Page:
Normal-moveout velocity analysis can lead to significant overestimates of the velocity structure of temperate glaciers since most englacial reflectors approximate point scatters and violate the assumption of planar flat lying reflectors. Migration velocity analysis (MVA) is a tool that does not depend on the assumption of flat lying reflectors. MVA can provide laterally and vertically continuous velocity estimates from conventional common-offset radar sections. In a study of temperate Bench Glacier, Alaska, we used MVA coupled with dielectric modeling to estimate the distribution of water content along a cross-section of the glacier. We found the glacier has two layers, an upper layer with relatively low water content, and lower layer with relatively high water content. The ability to quantify hydrostratigraphy is important in understanding water storage and routing within glaciers.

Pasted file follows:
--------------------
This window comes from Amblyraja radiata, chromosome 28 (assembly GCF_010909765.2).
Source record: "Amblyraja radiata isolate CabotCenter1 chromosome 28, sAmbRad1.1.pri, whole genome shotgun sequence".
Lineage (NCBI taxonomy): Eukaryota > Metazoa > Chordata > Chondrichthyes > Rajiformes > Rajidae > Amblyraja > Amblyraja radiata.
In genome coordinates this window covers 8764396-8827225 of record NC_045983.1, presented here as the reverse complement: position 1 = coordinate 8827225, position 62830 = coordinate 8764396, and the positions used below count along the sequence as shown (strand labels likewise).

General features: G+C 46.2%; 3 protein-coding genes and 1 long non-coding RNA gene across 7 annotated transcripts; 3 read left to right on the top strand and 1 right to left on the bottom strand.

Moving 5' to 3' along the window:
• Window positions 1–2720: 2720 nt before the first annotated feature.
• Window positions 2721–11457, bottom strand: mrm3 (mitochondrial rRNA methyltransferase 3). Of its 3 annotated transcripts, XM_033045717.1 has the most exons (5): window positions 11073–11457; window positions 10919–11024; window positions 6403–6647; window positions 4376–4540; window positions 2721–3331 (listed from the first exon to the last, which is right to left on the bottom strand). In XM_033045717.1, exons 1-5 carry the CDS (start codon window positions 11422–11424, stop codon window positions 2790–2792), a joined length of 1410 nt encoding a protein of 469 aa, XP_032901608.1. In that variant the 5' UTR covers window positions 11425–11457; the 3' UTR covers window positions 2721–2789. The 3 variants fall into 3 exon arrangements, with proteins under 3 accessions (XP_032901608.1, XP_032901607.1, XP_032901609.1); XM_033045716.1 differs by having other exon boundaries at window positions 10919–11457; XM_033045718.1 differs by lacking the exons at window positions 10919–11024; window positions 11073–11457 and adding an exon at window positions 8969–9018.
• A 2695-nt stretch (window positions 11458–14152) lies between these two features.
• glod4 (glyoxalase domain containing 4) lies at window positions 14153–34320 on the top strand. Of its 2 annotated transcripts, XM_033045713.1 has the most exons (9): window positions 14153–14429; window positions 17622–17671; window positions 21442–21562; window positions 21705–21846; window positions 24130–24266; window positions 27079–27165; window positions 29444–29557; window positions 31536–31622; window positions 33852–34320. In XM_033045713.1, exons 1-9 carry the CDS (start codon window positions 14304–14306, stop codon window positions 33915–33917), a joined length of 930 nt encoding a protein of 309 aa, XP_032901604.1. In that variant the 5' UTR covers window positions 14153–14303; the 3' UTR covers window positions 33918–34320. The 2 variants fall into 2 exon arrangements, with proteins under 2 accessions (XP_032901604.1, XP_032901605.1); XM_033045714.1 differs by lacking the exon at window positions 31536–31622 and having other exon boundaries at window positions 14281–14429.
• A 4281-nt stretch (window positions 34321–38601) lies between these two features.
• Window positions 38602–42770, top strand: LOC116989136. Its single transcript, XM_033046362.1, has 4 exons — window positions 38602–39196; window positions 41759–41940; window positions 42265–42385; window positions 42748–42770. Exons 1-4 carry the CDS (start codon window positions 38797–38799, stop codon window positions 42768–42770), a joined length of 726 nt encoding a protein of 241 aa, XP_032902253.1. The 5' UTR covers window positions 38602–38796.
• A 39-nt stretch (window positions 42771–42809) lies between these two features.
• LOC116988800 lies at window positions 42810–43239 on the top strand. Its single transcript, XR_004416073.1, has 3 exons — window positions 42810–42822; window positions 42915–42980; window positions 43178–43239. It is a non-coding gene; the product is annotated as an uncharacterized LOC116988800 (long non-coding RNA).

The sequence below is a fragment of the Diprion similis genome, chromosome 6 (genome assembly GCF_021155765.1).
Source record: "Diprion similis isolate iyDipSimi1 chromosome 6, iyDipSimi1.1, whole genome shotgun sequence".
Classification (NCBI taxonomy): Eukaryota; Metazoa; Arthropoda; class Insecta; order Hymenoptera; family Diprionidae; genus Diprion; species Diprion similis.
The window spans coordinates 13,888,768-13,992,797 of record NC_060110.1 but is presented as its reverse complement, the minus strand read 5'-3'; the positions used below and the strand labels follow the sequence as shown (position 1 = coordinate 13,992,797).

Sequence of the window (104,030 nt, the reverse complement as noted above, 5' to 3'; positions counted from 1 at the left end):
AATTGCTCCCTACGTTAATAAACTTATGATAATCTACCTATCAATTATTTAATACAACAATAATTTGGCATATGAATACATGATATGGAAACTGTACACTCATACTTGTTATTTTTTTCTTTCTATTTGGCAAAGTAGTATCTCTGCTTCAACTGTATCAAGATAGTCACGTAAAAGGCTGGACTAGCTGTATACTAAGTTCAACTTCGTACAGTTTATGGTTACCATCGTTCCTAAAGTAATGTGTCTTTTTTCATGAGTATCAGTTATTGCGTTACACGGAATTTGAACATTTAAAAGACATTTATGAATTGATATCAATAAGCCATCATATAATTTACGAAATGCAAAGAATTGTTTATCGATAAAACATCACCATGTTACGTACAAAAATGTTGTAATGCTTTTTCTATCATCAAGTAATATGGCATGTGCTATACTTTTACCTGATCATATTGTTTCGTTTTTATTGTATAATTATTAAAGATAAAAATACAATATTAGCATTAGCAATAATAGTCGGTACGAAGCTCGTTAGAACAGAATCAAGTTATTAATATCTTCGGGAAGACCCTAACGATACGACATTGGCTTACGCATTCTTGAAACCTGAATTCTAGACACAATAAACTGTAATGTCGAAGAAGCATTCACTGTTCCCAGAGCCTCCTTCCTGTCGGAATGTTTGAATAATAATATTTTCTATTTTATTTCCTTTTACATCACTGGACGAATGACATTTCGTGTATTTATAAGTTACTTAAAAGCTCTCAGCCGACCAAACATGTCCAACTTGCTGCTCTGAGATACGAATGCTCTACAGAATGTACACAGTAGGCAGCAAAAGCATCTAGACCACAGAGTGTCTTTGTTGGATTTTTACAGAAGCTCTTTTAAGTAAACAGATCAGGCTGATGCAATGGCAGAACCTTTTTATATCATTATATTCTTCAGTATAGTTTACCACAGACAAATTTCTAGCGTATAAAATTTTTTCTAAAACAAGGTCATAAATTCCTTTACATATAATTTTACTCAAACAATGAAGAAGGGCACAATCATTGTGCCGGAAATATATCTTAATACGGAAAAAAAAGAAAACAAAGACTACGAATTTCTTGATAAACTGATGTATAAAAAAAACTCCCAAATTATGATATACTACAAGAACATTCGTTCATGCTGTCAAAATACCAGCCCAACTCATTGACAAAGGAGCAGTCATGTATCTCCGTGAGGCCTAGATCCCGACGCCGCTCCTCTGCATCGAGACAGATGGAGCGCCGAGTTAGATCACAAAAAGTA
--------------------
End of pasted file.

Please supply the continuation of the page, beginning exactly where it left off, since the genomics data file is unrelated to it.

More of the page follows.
Bradford, John H. and Harper, Joel T.. (2005). "Wave Field Migration as a Tool for Estimating Spatially Continuous Radar Velocity and Water Content in Glaciers". Geophysical Research Letters, 32. http://dx.doi.org/10.1029/2004GL021770